Things to do in Tokyo
The Japanese capital city of Tokyo is a huge, energetic and incredible destination. With plenty to do, see and explore in Tokyo, planning your itinerary can be overwhelming.
This most populated city in the world, offers you touring temples, culinary delicacies and world’s biggest malls.
Make it exciting by exploring the things to do in Tokyo.
Japan is home to thousands of temples, but the ancient of them all is the Sensoji Temple in Tokyo. By most accounts, the temple’s history stretches back to the year 645, making it over 1,400 years old. It is the most important things to do in Tokyo. However, during the Second World War, much of the temple was destroyed but was rebuilt later in its original style. It makes Sensoji Temple a reminder of the resilience of the Japanese people and an excellent example of new beginnings. The entrance to the temple is the enormous Thunder Gate with hanging lamps, which is the base of an annual festival held each spring. In addition, don’t forget to spend some time at Nakamise-dōri, the street where you can buy souvenirs, snacks or fortune telling.
Seafood and sushi are the main staples of the Japanese diet. However, at the Tsukiji Market, it is possible for you to see precisely where chefs and restaurants find their catch of the day. Tsukiji is the world’s biggest wholesale fish and seafood market ever and most significant things to do in Tokyo. The inner market is where wholesalers buy seafood in enormous amounts, but the outer market is where you can snag just enough fish for dinner. or you can dine at sushi restaurants that genuinely do have the freshest fish possible. For the best chance at experiencing the full bustle of the market, get there early. Most shoppers arrive before dawn, and by mid-morning, the whole operation has mostly shut down.
#Tokyo Imperial Palace
The Emperor of Japan’s primary residence is the extraordinary Imperial Palace in Tokyo. Far more than just a single palace, the area is a sprawling park occupying a staggering amount of land in the heart of the metropolis. Many of the outer gardens are open and free to the public, allowing you to stroll through green parks, admiring the water-filled moat and cherry trees all around you. In April, when cherry blossoms are in full bloom, this becomes one of the best spots in the city for photography. In the past, the Imperial Palace was known as Edo Castle, home to samurai warriors.
It might come as a surprise to you to find an Eiffel Tower inspired structure in the middle of Tokyo. There it is! The lattice tower painted in bright orange and white is the second tallest structure in all of Japan, and it is one of the most easily recognisable landmarks in the city. Built in just 1958, Tokyo Tower is primarily used for communication and broadcasting. However, it is possible for you to visit one of the two observation decks, both of which can offer a spectacular view of the city below.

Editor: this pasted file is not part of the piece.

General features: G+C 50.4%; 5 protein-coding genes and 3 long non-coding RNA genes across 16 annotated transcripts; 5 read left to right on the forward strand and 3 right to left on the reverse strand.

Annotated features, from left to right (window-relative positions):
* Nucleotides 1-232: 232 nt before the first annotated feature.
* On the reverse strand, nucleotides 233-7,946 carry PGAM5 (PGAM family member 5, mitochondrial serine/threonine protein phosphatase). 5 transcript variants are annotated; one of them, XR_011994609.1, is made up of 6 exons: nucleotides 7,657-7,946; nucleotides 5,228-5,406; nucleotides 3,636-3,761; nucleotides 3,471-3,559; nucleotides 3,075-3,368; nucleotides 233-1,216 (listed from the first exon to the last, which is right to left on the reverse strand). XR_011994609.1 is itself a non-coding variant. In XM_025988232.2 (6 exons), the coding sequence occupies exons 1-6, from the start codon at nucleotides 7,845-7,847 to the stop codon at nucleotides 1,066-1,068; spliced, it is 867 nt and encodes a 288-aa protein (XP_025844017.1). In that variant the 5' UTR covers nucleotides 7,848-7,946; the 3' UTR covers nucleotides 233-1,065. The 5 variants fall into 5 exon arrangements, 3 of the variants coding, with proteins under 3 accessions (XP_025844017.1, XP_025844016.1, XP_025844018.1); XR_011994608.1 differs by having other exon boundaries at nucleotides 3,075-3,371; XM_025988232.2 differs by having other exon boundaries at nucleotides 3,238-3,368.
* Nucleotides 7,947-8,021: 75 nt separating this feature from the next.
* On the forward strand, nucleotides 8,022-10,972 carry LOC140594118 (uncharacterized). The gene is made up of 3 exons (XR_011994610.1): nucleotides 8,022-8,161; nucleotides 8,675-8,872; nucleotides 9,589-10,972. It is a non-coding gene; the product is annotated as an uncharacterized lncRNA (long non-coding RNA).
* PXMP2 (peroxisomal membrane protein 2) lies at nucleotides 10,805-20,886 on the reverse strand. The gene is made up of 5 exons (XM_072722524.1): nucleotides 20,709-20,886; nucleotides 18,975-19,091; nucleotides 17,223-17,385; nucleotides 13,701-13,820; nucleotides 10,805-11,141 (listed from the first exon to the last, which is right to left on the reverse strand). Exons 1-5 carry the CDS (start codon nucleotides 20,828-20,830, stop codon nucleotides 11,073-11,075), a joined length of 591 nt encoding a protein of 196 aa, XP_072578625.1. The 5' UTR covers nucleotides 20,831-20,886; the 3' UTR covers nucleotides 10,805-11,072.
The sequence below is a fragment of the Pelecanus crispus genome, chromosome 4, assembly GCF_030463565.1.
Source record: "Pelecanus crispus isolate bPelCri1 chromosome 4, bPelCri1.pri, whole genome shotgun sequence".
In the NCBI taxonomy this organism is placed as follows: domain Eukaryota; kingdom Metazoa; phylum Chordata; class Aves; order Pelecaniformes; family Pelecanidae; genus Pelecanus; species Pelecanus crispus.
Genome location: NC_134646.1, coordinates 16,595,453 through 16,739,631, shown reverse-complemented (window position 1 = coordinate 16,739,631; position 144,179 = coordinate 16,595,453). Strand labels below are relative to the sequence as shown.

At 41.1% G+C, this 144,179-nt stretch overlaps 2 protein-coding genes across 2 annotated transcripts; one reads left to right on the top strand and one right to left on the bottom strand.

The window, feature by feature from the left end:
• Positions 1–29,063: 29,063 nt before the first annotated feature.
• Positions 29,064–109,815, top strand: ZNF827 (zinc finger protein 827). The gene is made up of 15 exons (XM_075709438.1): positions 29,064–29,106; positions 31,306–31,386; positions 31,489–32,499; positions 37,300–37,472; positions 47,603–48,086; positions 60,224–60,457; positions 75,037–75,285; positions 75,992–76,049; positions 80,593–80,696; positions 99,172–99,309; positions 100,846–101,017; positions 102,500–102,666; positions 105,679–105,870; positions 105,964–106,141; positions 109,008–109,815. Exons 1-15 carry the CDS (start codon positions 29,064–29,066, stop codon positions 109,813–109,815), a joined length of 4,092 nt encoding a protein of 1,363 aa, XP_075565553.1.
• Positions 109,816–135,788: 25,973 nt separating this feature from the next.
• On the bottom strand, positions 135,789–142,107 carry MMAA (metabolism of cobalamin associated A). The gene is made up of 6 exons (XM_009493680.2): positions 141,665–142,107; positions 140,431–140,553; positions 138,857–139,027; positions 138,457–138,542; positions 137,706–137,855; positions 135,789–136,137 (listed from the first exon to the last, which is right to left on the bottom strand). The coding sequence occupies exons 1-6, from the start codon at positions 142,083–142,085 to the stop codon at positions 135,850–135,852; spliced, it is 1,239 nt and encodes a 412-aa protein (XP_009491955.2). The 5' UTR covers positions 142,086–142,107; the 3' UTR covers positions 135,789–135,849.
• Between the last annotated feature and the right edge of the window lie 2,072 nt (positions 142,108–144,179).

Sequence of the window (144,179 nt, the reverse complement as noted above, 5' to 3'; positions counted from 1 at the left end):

The Meiji Jingu, or Meiji Shrine, is one of the most important tourist attractions in Tokyo. The shrine is Shinto, and it is dedicated to the spirits of Emperor Meiji as well as his Empress. It was found in 1920 as a way to honour the death of the Emperor who was responsible for the Meiji Restoration. Made of copper and Japanese cypress, the shrine is now just a small part of the overall complex. Visit to admire Meiji Shrine, tour the incredible works in the Meiji Memorial Picture Gallery or visit the Treasure Museum.
#Tokyo Metropolitan Government Building
You might call it the Tokyo Metropolitan Government Building, but locals refer to it merely as Tochō. Either way, the building is a complex of three different structures, within which most of the government of Tokyo work each day. Designed by the architect Kenzo Tange, Tochō is a staggering 48 stories tall. But at 33 stories there is a split. This gives the building the look of a Gothic cathedral, but there is still no doubt that it is a contemporary structure. It offers an observation platform where you can admire the sprawling district of Shinjuku below you. On a clear day, you might even catch a glimpse of Mount Fuji to the west. Access is free.
Within the Chiyoda Ward of Tokyo is a place known as Akihabara, a major shopping and electronics district. While plenty of residents flock here for all sorts of reasons, it is a top pick for travellers. If you’re looking to experience a different side of Japanese culture. Akihabara is known primarily for two things: Tech shops and otaku culture. If you’re fascinated by the tech-savvy Japanese, then Akihabara is the place to see the new and beautiful in technology. As a centre of Japanese otaku and anime culture, there are dozens of stores specialising in anime, manga and other collectables. There are also several maid cafes, where employees dress as maids and act like different anime characters.
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